Wednesday, April 4, 2012

Indonesian President’s Failure at the Fuel Pump Made a Lame Duck Even Less Popular

Has President Susilo Bambang Yudhoyono become a lame duck? Many commentators think so. For months, several Indonesian media outlets, including the usually reserved Kompas, have splattered the term “autopilot” in their headlines and run opinion pieces about the president’s autopilot regime, as the government appears adrift and seems to have left the people to their own devices.

Last week when protests erupted against a proposed increase in the price of subsidized fuel, the government’s response only seemed to confirm Yudhoyono’s status as a lame duck. Many analysts have agreed that the Democratic Party was badly outmaneuvered by its political opponents, with the Indonesian Democratic Party of Struggle (PDI-P) and the Golkar Party finishing ahead.

Looking back, Golkar politicians can claim they knew what they were doing, sensing the pulse of public opinion and acting to minimize the pain at the pump while brokering a deal to save the state’s budget. PDI-P lawmakers can also claim they took the interests of “small people” to heart by opposing the proposed fuel price increase.

The government and the Democratic Party, on the other hand, came off as out of touch by trying to force a painful price hike on already suffering people. At the same time, the party blundered its chance to implement the policy by failing to make a strong case for it.

It was amusing to watch how the government struggled to convey its message as the opposition accused it of being a slave to the interests of multinational companies and of hoodwinking the masses, since oil coming from inside Indonesia is essentially free.

Yudhoyono’s travels in China and South Korea during the week of crisis were also criticized, seen as a way to escape the turmoil back home instead of sticking around to convince his nation of the need for the price hike. These trips abroad reinforced his image as a weak and lackadaisical president.

So why did the government seem surprised by the critical reactions to its proposed fuel price increase? Because the policy has never before been politicized.

Blame for this politicking should land squarely on the Democratic Party’s own shoulders. In the last elections, in 2009, the party released campaign advertisements boasting that Yudhoyono’s government was the first that was able to reduce the price of fuel. Although the claim was widely criticized, it helped propel the party to the top in the legislative elections.

At the same time, however, the ads guaranteed that the party’s rivals would use any rise in fuel prices to hammer Yudhoyono and the Democrats.

As a result, although Tempo reported in January that PDI-P chairwoman Megawati Sukarnoputri had asked the government to raise the price of subsidized fuel due to growing hostility between the United States and Iran, the PDI-P did not think twice about attacking the government to score political points last week. Golkar also squared off with the Democratic Party on the issue of direct cash assistance.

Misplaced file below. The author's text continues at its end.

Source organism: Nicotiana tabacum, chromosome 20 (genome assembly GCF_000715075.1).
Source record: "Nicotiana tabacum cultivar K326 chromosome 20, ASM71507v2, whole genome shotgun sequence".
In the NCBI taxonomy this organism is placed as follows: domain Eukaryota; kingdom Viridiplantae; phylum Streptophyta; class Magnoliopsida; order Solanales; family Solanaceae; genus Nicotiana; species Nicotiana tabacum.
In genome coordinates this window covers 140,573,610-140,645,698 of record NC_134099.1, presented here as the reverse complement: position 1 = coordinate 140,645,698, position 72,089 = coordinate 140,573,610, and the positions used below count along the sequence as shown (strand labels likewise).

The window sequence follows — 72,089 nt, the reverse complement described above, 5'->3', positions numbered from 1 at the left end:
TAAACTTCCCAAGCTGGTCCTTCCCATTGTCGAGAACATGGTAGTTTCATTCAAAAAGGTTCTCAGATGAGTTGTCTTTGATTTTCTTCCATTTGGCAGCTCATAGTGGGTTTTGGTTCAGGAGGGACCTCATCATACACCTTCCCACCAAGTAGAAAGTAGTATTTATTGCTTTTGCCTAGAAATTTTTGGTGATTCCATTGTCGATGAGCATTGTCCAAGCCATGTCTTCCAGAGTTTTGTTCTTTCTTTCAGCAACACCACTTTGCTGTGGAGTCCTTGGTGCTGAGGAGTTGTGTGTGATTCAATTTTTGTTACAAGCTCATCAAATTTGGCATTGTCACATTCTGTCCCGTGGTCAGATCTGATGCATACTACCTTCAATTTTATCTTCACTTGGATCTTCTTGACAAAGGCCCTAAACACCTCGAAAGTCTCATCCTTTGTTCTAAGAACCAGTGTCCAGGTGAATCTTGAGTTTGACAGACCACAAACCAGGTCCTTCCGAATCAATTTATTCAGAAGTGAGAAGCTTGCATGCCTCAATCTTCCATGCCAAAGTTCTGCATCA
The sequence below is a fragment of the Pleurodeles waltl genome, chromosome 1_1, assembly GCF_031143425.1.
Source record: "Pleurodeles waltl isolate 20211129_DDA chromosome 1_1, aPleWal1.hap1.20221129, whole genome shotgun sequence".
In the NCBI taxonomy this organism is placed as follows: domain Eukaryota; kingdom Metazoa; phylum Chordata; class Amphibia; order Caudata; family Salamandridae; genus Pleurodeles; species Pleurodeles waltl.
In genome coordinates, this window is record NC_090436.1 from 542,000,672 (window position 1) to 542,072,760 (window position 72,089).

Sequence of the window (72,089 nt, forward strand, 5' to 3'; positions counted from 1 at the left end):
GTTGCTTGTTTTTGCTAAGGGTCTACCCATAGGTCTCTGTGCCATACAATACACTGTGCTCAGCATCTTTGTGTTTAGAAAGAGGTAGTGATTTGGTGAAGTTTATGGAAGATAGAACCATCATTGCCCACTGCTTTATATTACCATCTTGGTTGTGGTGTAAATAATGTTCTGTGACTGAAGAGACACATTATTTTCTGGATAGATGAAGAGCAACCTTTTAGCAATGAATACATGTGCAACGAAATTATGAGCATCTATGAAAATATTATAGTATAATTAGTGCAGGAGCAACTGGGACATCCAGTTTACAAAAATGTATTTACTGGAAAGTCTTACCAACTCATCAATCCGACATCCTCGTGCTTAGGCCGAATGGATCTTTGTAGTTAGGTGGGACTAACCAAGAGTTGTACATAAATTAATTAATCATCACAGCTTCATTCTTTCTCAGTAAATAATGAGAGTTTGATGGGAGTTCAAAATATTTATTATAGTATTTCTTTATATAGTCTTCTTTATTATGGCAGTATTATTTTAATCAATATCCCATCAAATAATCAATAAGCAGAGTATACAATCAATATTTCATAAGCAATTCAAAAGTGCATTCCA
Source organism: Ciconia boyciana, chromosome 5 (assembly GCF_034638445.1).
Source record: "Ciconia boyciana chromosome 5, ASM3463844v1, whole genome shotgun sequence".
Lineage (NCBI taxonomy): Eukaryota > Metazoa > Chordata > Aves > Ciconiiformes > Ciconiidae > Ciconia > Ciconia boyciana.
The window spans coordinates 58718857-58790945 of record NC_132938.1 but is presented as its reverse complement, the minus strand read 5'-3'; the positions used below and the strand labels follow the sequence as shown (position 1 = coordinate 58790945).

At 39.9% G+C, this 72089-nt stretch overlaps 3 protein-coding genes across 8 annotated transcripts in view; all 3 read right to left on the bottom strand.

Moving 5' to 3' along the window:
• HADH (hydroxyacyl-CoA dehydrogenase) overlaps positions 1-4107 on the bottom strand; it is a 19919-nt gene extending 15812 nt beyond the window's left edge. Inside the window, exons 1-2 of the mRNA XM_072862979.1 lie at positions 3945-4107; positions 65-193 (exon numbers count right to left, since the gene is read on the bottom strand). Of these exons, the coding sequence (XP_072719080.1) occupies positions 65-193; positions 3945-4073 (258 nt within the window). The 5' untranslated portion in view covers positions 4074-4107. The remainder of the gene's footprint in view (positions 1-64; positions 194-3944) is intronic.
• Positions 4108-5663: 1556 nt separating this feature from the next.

It seems the government expected a degree of grumbling about the unpopular policy but assumed that at the end of the day, everyone would fall back in line and agree.

Consequently, it was caught completely off guard by opposition rallies that erupted nationwide and degenerated into an orgy of violence. Unruly mobs of labor unionists and university students looted fuel stations and trucks, whose sole fault had been to unfortunately cross the mob’s path. Protesters ransacked buildings and caused massive traffic jams, and the threat of military intervention did little to keep the disgruntled masses at home.

Caught unprepared, the government had no choice but to capitulate, allowing Golkar and the PDI-P to declare victory. Without the political elite willing to politicize the fuel price increase, there would have been no massive rallies. Such was the political calculus to secure their positions for the 2014 legislative elections and to ensure that this time, the Democratic Party would share the fallout of the fuel price increase.

The PDI-P and Golkar would not have been able to stir up so much opposition to the government’s policy had Yudhoyono held onto the popularity that won him the election in 2009.

Some may blame the media for their constant assault on the government, but Yudhoyono undeniably planted the seeds of trouble himself, losing support with his indecisiveness, his inability to put his party back in order and his apparently ineffectual response to ethnic and religious conflicts, most notably the GKI Yasmin church in Bogor.

And that’s not even mentioning the many missteps and gaffes of Yudhoyono’s close political allies, such as Marzuki Alie, speaker of the House of Representatives, and Ruhut Sitompul, a Democratic lawmaker.

Yudhoyono is now trapped in a bind. His growing unpopularity curtails his freedom of action and reinforces the notion that he has become a lame duck, which only further reduces his popularity. Not surprisingly, his political rivals smelled blood last week with the fuel price protests, and they moved to hit him hard.

Still, all is not yet lost for the president. Yudhoyono remains the most popular politician in Indonesia with high name recognition among the people, and he is still in command of the bully pulpit, the office of the Indonesian president. The question is, does he still have the presidential will to use that command in order to reverse this loss?

By Yohanes Sulaiman lecturer at the Indonesian Defense University (Unhan). Jakarta Globe

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